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Publication numberUS5871267 A
Publication typeGrant
Application numberUS 08/564,111
PCT numberPCT/EP1994/001888
Publication dateFeb 16, 1999
Filing dateJul 9, 1994
Priority dateJun 14, 1993
Fee statusLapsed
Also published asDE4319680A1, EP0704085A1, EP0704085B1, WO1994029837A1
Publication number08564111, 564111, PCT/1994/1888, PCT/EP/1994/001888, PCT/EP/1994/01888, PCT/EP/94/001888, PCT/EP/94/01888, PCT/EP1994/001888, PCT/EP1994/01888, PCT/EP1994001888, PCT/EP199401888, PCT/EP94/001888, PCT/EP94/01888, PCT/EP94001888, PCT/EP9401888, US 5871267 A, US 5871267A, US-A-5871267, US5871267 A, US5871267A
InventorsKlaus Gustav Wende
Original AssigneeWende; Klaus Gustav
Export CitationBiBTeX, EndNote, RefMan
External Links: USPTO, USPTO Assignment, Espacenet
Process and device for producing two-or three-dimensional images in gaseous media
US 5871267 A
The invention pertains to a process for producing free-floating luminous letters or two- or three-dimensional images. To do this, laser beams whose emission frequency lies preferably outside the visible spectral range are focused on places where the bright image points are to be produced, thereby generating in the atmosphere light flashes caused, for example, by field ionization of the air molecules and subsequent recombination. The focal point of the laser beams is progressively shifted in lines and columns, thereby composing from individual light flashes an image that is repeated so as to produce a stationary image with an image frequency above 16 Hz.
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I claim:
1. A process for producing two-dimensional self-luminous images in gaseous media including earth atmosphere, comprising the steps of:
focusing one or more laser beams of a laser, with a frequency outside the visible spectral range, at predetermined image points to ionize atmospheric gas molecules at the predetermined image points; and
generating a series of light flashes at the predetermined image points to create a two-dimensional image.
2. A process as claimed in claim 1, wherein the image points are generated by scanning the focal point of the one or more laser beams along the lines and the columns of a two-dimensional image point matrix.
3. A process for producing three-dimensional self-luminous images in gaseous media including earth atmosphere, comprising the steps of:
focusing one or more laser beams of a laser, with a frequency outside the visible spectral range, at predetermined image points to ionize atmospheric gas molecules at the predetermined image points; and
generating a series of light flashes at the predetermined image points to create a three-dimensional image.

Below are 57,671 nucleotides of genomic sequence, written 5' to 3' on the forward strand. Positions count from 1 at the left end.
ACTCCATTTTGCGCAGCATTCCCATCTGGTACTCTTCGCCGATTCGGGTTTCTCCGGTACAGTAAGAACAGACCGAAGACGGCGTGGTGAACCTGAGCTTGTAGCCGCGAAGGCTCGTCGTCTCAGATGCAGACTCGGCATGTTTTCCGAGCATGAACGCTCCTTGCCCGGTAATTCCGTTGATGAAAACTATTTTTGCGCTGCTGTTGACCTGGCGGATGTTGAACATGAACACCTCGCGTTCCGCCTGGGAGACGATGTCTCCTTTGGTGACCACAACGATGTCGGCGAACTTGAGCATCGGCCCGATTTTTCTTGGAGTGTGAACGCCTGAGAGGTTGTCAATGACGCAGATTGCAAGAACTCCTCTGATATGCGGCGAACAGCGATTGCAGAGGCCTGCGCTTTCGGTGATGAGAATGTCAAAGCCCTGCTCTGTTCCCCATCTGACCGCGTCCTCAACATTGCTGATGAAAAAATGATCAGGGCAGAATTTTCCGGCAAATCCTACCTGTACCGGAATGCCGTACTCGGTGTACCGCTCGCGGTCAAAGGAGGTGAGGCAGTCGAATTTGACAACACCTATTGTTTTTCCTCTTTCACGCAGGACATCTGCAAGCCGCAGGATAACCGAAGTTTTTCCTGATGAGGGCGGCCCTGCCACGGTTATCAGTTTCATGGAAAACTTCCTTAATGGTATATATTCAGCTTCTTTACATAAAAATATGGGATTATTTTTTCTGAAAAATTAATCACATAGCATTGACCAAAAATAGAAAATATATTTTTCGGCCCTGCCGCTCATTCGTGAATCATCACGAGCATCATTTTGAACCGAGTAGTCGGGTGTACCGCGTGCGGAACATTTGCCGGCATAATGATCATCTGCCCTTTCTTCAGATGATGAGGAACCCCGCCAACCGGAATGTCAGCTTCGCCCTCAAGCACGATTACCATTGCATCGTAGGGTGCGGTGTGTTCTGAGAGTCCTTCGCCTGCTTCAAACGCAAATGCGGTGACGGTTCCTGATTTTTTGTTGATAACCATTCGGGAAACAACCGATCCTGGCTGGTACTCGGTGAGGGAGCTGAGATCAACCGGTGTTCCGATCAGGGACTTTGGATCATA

4. A process as claimed in claim 3, wherein the image points are generated by scanning the focal point of the one or more laser beams along the lines, the columns, and the rows of a three-dimensional image point matrix.
5. A process as claimed in claim 1 or claim 3, wherein the one or more laser beams diverge in an optical device after leaving the laser, and subsequently focus at the predetermined image points by means of a focusing mirror.
6. A process as claimed in claim 5, wherein the optical device simultaneously effects the deflection of the one or more laser beams required for scanning the image.
7. A process as claimed in claim 1 or claim 3, wherein the focal plane of the one or more laser beams is progressively displaced.
8. A process as claimed in claim 1 or claim 3, wherein the laser has a pulse repetition frequency of at least 500 Hz.
9. A process as claimed in claim 1 or claim 3, further comprising the steps of:
supplying the one or more laser beams to corresponding laser amplifiers operating in parallel via a mirrors system;
amplifying the one or more laser beams; and
guiding the amplified laser beams to a common focusing lens via built-in defocusing and deflection systems.
10. A device for producing two- or three-dimensional self-luminous images in gaseous media including earth atmosphere, comprising:
one or more lasers which emits one or more laser beams outside the visible spectral range;
an optical device for deflecting the laser beams;
one or more focusing mirrors for receiving the one or more deflected laser beams and focusing the one or more deflected laser beams at predetermined image points;
a trigger pulse generator for generating triggering signals from the laser beams emitted by the laser; and
a computer control for producing a control signal derived from position data of the predetermined image points, produced in response to the trigger signal, for a positioning device that adjusts the optical device.

This is a United States national application corresponding to international application PCT/EP94/01888, filed Jun. 9, 1994, which in turn is an international application corresponding to German application No. P43 19 680.2, filed Jun. 14, 1993, the benefit of the filing date of which is hereby claimed under U.S.C. 120.